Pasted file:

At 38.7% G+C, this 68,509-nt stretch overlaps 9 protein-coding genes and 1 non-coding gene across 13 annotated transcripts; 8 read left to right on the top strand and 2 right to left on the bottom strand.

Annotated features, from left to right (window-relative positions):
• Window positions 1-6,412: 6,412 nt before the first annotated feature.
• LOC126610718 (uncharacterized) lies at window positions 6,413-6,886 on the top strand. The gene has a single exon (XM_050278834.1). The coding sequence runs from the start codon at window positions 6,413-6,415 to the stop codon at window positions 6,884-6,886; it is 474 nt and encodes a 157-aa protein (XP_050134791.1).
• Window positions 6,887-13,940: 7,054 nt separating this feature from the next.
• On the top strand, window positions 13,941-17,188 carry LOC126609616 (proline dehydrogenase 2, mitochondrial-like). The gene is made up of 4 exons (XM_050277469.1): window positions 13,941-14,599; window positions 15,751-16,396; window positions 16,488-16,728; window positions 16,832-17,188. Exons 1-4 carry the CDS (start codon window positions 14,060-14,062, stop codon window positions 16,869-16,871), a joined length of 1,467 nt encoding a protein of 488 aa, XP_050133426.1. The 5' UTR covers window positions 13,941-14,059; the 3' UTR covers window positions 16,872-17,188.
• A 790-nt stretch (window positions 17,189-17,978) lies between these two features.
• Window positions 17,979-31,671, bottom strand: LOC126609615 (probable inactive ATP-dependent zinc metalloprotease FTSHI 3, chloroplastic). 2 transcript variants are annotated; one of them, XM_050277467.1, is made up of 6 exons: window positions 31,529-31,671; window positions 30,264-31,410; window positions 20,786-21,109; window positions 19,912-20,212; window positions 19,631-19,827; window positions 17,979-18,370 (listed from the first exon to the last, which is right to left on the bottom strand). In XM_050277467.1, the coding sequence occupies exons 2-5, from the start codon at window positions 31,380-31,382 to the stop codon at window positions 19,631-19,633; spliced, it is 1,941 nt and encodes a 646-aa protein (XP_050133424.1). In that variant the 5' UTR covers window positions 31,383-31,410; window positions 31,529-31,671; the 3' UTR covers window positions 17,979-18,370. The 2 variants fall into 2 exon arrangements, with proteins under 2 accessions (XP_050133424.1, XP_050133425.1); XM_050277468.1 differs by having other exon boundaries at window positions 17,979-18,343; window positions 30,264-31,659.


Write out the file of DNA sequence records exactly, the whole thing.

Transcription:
At 38.7% G+C, this 68,509-nt stretch overlaps 9 protein-coding genes and 1 non-coding gene across 13 annotated transcripts; 8 read left to right on the top strand and 2 right to left on the bottom strand.

Annotated features, from left to right (window-relative positions):
• Window positions 1-6,412: 6,412 nt before the first annotated feature.
• LOC126610718 (uncharacterized) lies at window positions 6,413-6,886 on the top strand. The gene has a single exon (XM_050278834.1). The coding sequence runs from the start codon at window positions 6,413-6,415 to the stop codon at window positions 6,884-6,886; it is 474 nt and encodes a 157-aa protein (XP_050134791.1).
• Window positions 6,887-13,940: 7,054 nt separating this feature from the next.
• On the top strand, window positions 13,941-17,188 carry LOC126609616 (proline dehydrogenase 2, mitochondrial-like). The gene is made up of 4 exons (XM_050277469.1): window positions 13,941-14,599; window positions 15,751-16,396; window positions 16,488-16,728; window positions 16,832-17,188. Exons 1-4 carry the CDS (start codon window positions 14,060-14,062, stop codon window positions 16,869-16,871), a joined length of 1,467 nt encoding a protein of 488 aa, XP_050133426.1. The 5' UTR covers window positions 13,941-14,059; the 3' UTR covers window positions 16,872-17,188.
• A 790-nt stretch (window positions 17,189-17,978) lies between these two features.
• Window positions 17,979-31,671, bottom strand: LOC126609615 (probable inactive ATP-dependent zinc metalloprotease FTSHI 3, chloroplastic). 2 transcript variants are annotated; one of them, XM_050277467.1, is made up of 6 exons: window positions 31,529-31,671; window positions 30,264-31,410; window positions 20,786-21,109; window positions 19,912-20,212; window positions 19,631-19,827; window positions 17,979-18,370 (listed from the first exon to the last, which is right to left on the bottom strand). In XM_050277467.1, the coding sequence occupies exons 2-5, from the start codon at window positions 31,380-31,382 to the stop codon at window positions 19,631-19,633; spliced, it is 1,941 nt and encodes a 646-aa protein (XP_050133424.1). In that variant the 5' UTR covers window positions 31,383-31,410; window positions 31,529-31,671; the 3' UTR covers window positions 17,979-18,370. The 2 variants fall into 2 exon arrangements, with proteins under 2 accessions (XP_050133424.1, XP_050133425.1); XM_050277468.1 differs by having other exon boundaries at window positions 17,979-18,343; window positions 30,264-31,659.